Here Are the Most Popular Art and Culture Searches on Google in 2022—From Burden and Basquiat to Delvey and Doubtfire

0
16

Google has released its 2022 Year in Search, an annual round-up of what people searched for on its platform. The myriad findings offer a kaleidoscopic window into human thought and behavior as much as some of the year’s major events, captured in search terms from “How to help Ukraine” and “Who is king of England,” to “Wordle” and “Betty White.”

Art and culture, too, were not missing from the rankings, remaining high on the minds of internet browsers, particularly with the lifting of pandemic lockdowns. Below, we’ve teased out some of the noteworthy art and cultural entries on Google’s Year in Search and Google Trends.

 

Which way to the immersive show

Imagine Van Gogh the original immersive exhibition in Image Totale at the Vancouver Convention Centre on March 16, 2021. Photo by Andrew Chin/Getty Images.

Just how crowd-pleasing are immersive experiences? Very, a lot. The top exhibition searches on Google Maps bear out hunts for multisensory entertainment, with one experience dominating. The “Van Gogh: The Immersive Experience” and its many pop-ups in Washington D.C., Seattle, Raleigh, Boston, New Orleans, and Albany reigned the top 10.

Elsewhere, the Illuminarium in Atlanta, which opened in summer 2021 offering space, nature, and wonderland experiences, as well as immersive journeys into dinosaurs and the Titanic led search terms. The “Jean-Michel Basquiat: King Pleasure” show in New York’s Chelsea is the only non-immersive entry on the list.

 

The hunt for Mrs. Doubtfire’s house continues

Chris Burden, Urban Light (2008), at the Los Angeles County Museum of Art. Photo photo by Museum Associates/LACMA, ©Chris Burden/licensed by the Chris Burden Estate and Artists Rights Society (ARS), New York.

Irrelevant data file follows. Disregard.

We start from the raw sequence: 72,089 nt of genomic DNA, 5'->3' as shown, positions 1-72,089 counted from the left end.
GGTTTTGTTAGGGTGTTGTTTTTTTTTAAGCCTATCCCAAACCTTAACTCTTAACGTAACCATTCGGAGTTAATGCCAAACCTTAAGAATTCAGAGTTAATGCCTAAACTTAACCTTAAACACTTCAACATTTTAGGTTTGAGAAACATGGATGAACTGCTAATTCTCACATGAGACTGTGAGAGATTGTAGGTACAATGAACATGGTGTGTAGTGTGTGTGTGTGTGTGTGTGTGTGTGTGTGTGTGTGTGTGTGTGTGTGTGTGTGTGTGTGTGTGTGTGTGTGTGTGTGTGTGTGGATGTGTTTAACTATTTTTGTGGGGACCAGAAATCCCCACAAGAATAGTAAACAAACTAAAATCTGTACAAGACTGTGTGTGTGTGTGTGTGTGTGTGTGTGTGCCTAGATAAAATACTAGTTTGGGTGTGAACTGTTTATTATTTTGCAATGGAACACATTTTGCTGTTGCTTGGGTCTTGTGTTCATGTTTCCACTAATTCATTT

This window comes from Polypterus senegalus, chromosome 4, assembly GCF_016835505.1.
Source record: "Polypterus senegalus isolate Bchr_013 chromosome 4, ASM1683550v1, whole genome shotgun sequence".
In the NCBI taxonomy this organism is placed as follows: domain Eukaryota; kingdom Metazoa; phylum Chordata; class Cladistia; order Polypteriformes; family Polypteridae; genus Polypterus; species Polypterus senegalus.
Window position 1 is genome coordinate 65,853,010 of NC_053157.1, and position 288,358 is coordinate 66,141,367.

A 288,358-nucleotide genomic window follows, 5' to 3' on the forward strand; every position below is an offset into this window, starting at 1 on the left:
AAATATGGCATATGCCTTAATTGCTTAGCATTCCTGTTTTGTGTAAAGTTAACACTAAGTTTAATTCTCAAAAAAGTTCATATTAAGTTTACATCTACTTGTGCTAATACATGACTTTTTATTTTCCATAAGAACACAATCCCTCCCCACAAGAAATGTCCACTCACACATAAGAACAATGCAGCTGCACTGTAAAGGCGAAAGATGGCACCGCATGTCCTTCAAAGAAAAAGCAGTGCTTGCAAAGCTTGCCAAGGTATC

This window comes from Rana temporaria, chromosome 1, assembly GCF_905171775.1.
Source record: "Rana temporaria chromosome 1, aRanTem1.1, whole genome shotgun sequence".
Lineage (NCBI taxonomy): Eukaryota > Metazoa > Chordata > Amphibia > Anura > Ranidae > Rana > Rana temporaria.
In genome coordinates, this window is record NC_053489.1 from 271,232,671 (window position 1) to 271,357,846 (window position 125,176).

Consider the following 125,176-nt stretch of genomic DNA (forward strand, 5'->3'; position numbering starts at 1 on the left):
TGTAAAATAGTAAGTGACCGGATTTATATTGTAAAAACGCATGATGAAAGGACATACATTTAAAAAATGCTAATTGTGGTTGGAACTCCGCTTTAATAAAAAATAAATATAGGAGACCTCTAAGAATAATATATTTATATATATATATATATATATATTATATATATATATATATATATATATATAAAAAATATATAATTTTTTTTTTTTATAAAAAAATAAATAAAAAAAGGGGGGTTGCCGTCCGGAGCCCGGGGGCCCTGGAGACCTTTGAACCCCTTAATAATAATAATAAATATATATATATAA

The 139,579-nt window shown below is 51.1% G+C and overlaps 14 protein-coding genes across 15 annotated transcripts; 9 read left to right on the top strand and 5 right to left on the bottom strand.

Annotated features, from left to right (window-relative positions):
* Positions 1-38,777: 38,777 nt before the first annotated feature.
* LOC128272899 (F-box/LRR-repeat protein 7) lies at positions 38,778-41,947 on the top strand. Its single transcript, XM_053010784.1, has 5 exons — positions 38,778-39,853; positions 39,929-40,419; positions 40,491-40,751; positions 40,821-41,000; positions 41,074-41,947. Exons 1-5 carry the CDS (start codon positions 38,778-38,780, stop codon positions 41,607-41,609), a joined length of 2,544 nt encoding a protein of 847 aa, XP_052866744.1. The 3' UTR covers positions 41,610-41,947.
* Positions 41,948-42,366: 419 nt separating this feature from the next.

Chris Burden, Urban Light (2008), at the Los Angeles County Museum of Art. Photo photo by Museum Associates/LACMA, ©Chris Burden/licensed by the Chris Burden Estate and Artists Rights Society (ARS), New York.

Further encapsulating the hunt for in-person experiences were the top searches for cultural landmarks on Google Maps. The Skinwalker ranch, subject of the  series on Netflix, was the leading search, followed closely by googles for Chris Burden’s Instagram-friendly  installation, located at the entrance of the Los Angeles County Museum of Art.

Interestingly, also on the list was “Mrs. Doubtfire’s House,” a search term that randomly spiked throughout the year. (FYI: the house featured in the 1993 film can be found in the Pacific Heights neighborhood of San Francisco.)

 

“the real inventing anna”

Julia Garner as Anna Delvey in a behind-the-scenes shot from the set of Inventing Anna. Image: Aaron Epstein/Netflix © 2021.

Julia Garner as Anna Delvey in a behind-the-scenes shot from the set of Inventing Anna. Image: Aaron Epstein/Netflix © 2021.

The exploits of Anna Delvey, the scammer-turned-artist, also made number four on the top TV show searches. Viewers of Netflix’s sought answers to such inquiries as “is inventing anna true” and “inventing anna accent.” Delvey herself hit number six on the list of top people searches.

Notably, searches for Florida artist Isaac Baruch reached unprecedented heights owing to his long-time friendship with Johnny Depp, peaking as he took to the stand during the Depp v. Heard trial. Baruch saw 2,150 percent increase googles with searches for the Depp’s art growing 750 percent.

 

Meanwhile, in Miami Beach

Installation view of Lehmann Maupin booth at Art Basel Miami Beach 2022. Image courtesy Lehmann Maupin.

Installation view of Lehmann Maupin booth at Art Basel Miami Beach 2022. Image courtesy Lehmann Maupin.

Beyond its Year in Search list, Google Trends bears out other leading art-related searches. Art Basel Miami Beach, which over the past two years has become a mecca for digital art and its proponents, led the way with an increase of nearly 2,000 percent. Coconut Grove Art Festival seems to have benefited from growth of Florida’s art scene with the three-day event in February seeing unprecedented focus and ranking 10th among all art festival searches.

 

Hi A.I.

DALL-E’s response to the prompt: “An artist uses AI to make artworks.” Image by Jo × DALL·E.

Digital attention in the past 12 months also turned to A.I. art. Google searches for “artificial intelligence art” grew 1,200 percent year-on-year, a spike the data predicts will continue to surge well into the new year. Accordingly, the leading A.I. image generators DALL-E and Midjourney were the most popular searches with the former seeing a 3,750 percent increase in traffic.

Conversely, googles for “NFT,” while riding high toward the end of 2021, dipped significantly this year, buoyed only by search terms for “full send nft,” a collection launched by a pair of YouTube pranksters, and “melania nft,” related to tokens featuring likenesses of the former First Lady.

LEAVE A REPLY

Please enter your comment!
Please enter your name here